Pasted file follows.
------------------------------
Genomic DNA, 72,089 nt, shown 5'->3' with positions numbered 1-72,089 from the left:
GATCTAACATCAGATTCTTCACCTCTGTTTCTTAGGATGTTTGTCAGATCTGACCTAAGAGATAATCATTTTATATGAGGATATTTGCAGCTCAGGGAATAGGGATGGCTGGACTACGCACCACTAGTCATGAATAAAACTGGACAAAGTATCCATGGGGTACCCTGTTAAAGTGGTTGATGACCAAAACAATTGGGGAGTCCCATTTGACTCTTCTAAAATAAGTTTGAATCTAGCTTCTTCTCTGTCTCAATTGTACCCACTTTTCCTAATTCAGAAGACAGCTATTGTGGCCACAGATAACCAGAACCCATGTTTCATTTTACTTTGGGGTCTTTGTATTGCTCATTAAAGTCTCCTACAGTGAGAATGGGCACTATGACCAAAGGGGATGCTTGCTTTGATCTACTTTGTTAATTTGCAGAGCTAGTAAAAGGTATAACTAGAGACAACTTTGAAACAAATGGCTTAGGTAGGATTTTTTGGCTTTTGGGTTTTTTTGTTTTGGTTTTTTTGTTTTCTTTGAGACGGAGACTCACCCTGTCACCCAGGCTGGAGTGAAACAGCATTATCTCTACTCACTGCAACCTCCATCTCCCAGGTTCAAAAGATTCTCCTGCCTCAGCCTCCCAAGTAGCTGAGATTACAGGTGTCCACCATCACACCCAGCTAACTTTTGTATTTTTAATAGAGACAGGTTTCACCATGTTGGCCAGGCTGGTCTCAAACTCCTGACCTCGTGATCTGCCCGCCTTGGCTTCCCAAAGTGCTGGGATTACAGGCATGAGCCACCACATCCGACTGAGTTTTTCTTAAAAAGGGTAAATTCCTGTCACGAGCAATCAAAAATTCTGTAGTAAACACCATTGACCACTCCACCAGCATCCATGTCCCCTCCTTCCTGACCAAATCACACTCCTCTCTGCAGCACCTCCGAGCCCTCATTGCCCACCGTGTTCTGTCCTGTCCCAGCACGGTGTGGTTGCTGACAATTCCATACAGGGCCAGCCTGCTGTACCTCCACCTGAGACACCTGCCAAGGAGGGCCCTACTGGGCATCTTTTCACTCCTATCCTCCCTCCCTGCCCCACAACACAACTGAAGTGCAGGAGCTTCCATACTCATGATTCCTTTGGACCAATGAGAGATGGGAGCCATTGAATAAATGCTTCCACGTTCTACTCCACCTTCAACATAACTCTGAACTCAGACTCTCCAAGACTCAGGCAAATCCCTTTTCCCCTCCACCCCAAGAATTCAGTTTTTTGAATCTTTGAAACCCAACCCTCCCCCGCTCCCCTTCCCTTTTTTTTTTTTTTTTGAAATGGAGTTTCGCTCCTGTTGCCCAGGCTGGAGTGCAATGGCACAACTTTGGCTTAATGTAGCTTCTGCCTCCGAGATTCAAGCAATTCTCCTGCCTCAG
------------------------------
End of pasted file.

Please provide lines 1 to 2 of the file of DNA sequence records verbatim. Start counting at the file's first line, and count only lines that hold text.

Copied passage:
Genomic DNA, 72,089 nt, shown 5'->3' with positions numbered 1-72,089 from the left:
GATCTAACATCAGATTCTTCACCTCTGTTTCTTAGGATGTTTGTCAGATCTGACCTAAGAGATAATCATTTTATATGAGGATATTTGCAGCTCAGGGAATAGGGATGGCTGGACTACGCACCACTAGTCATGAATAAAACTGGACAAAGTATCCATGGGGTACCCTGTTAAAGTGGTTGATGACCAAAACAATTGGGGAGTCCCATTTGACTCTTCTAAAATAAGTTTGAATCTAGCTTCTTCTCTGTCTCAATTGTACCCACTTTTCCTAATTCAGAAGACAGCTATTGTGGCCACAGATAACCAGAACCCATGTTTCATTTTACTTTGGGGTCTTTGTATTGCTCATTAAAGTCTCCTACAGTGAGAATGGGCACTATGACCAAAGGGGATGCTTGCTTTGATCTACTTTGTTAATTTGCAGAGCTAGTAAAAGGTATAACTAGAGACAACTTTGAAACAAATGGCTTAGGTAGGATTTTTTGGCTTTTGGGTTTTTTTGTTTTGGTTTTTTTGTTTTCTTTGAGACGGAGACTCACCCTGTCACCCAGGCTGGAGTGAAACAGCATTATCTCTACTCACTGCAACCTCCATCTCCCAGGTTCAAAAGATTCTCCTGCCTCAGCCTCCCAAGTAGCTGAGATTACAGGTGTCCACCATCACACCCAGCTAACTTTTGTATTTTTAATAGAGACAGGTTTCACCATGTTGGCCAGGCTGGTCTCAAACTCCTGACCTCGTGATCTGCCCGCCTTGGCTTCCCAAAGTGCTGGGATTACAGGCATGAGCCACCACATCCGACTGAGTTTTTCTTAAAAAGGGTAAATTCCTGTCACGAGCAATCAAAAATTCTGTAGTAAACACCATTGACCACTCCACCAGCATCCATGTCCCCTCCTTCCTGACCAAATCACACTCCTCTCTGCAGCACCTCCGAGCCCTCATTGCCCACCGTGTTCTGTCCTGTCCCAGCACGGTGTGGTTGCTGACAATTCCATACAGGGCCAGCCTGCTGTACCTCCACCTGAGACACCTGCCAAGGAGGGCCCTACTGGGCATCTTTTCACTCCTATCCTCCCTCCCTGCCCCACAACACAACTGAAGTGCAGGAGCTTCCATACTCATGATTCCTTTGGACCAATGAGAGATGGGAGCCATTGAATAAATGCTTCCACGTTCTACTCCACCTTCAACATAACTCTGAACTCAGACTCTCCAAGACTCAGGCAAATCCCTTTTCCCCTCCACCCCAAGAATTCAGTTTTTTGAATCTTTGAAACCCAACCCTCCCCCGCTCCCCTTCCCTTTTTTTTTTTTTTTTGAAATGGAGTTTCGCTCCTGTTGCCCAGGCTGGAGTGCAATGGCACAACTTTGGCTTAATGTAGCTTCTGCCTCCGAGATTCAAGCAATTCTCCTGCCTCAG